Love for Enemies? But before we finish we have to note that Jesus’ teaching went way beyond this: You have heard that it was said, `Love your neighbor and hate your enemy.’ But I tell you: Love your enemies and pray for those who persecute you.” (Mt 5:43,44) This love thing is to be extended beyond my close contacts in church, beyond those in my vicinity, it is to be extended even to those I might consider my enemies. We cannot escape Jesus call to ‘love your enemies’. Love means we dare not tolerate barriers between us and this needs saying in a day where there have been surprise shock at national levels of voting. As Christians we dare not hold on to hostility for those who voted in a different way to us. Oh yes, this love thing is very practical and in the kingdom of God it does not stop at boundaries, group boundaries, cultural boundaries or national boundaries.

How? Now much of this is ‘a hard word’. How can I love people like this? And the answer has to be, only by the grace of God. It can only be as we turn to God, surrender our feelings of self to him and ask Him to fill us with all of His grace, His resources to enable us to conform to His will, to comply with His instructions, and they cannot be more basic than this first one in this chapter – “keep on loving each other.” Oh yes, ‘as brothers’, as those closest to you, part of the family. Yes, it starts with God, it continues to the church and then it extends to outsiders and even to enemies. Basic but very challenging, that’s why we need to pause over each of these things, as simple and as basic as they may appear because if we don’t conform to the basics, you have to wonder are we really Christians?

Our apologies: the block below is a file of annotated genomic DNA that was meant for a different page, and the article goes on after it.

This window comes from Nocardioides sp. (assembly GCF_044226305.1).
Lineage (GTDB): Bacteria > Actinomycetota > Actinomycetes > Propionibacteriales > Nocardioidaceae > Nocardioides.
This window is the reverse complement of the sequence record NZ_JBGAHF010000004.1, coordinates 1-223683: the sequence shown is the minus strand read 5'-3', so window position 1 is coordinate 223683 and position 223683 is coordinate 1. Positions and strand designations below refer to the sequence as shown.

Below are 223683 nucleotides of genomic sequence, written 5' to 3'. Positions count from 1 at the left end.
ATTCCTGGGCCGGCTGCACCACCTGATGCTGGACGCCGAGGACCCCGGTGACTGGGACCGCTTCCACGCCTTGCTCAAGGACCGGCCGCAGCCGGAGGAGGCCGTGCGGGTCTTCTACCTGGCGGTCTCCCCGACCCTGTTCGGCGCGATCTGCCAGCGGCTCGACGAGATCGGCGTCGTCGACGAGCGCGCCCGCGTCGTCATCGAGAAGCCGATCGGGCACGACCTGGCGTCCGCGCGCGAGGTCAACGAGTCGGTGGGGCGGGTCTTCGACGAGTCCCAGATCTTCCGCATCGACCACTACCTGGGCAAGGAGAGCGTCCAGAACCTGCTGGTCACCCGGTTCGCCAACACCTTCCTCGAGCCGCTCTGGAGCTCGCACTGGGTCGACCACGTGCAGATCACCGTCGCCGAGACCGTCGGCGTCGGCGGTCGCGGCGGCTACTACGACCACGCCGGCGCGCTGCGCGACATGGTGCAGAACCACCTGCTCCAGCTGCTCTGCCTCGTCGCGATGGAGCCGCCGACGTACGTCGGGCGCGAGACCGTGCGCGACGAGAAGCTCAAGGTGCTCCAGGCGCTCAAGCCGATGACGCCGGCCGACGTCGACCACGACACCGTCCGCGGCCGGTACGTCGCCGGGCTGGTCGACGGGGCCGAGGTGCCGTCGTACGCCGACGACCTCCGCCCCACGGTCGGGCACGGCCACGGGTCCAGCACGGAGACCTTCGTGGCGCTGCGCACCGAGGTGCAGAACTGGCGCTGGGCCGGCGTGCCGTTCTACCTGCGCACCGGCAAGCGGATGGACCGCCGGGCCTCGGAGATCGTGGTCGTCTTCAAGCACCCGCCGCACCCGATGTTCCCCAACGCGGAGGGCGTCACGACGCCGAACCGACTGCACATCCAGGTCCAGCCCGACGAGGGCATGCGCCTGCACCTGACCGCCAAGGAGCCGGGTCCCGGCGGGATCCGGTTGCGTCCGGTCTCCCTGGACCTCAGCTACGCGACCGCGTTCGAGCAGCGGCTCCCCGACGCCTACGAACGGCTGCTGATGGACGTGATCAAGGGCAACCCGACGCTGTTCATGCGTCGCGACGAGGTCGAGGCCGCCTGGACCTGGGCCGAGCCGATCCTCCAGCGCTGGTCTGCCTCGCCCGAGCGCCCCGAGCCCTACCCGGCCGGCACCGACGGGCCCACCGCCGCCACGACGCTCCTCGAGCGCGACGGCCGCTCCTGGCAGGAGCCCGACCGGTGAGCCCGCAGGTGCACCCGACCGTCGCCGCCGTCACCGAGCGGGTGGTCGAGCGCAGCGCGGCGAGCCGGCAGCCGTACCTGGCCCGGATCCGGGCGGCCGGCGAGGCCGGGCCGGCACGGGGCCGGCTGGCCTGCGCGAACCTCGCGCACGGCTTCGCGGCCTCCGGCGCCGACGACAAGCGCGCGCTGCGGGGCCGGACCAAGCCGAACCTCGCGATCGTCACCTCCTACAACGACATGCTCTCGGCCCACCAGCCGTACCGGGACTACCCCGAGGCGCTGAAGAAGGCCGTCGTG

Advertisements

38. The Law

Meditations in Malachi : 38.  The Law

Mal 4:4   Remember the law of my servant Moses, the decrees and laws I gave him at Horeb for all Israel.

If Christians get confused over any issue, I would say it is the issue of the Law of Moses and the position of the Law as far as we Christians are concerned in everyday life. Here in the verse above, we find the Lord calling to Israel to “Remember the law.” Remember means more than just bring to recollection; it means bring it to recollection and then follow it, do what it says.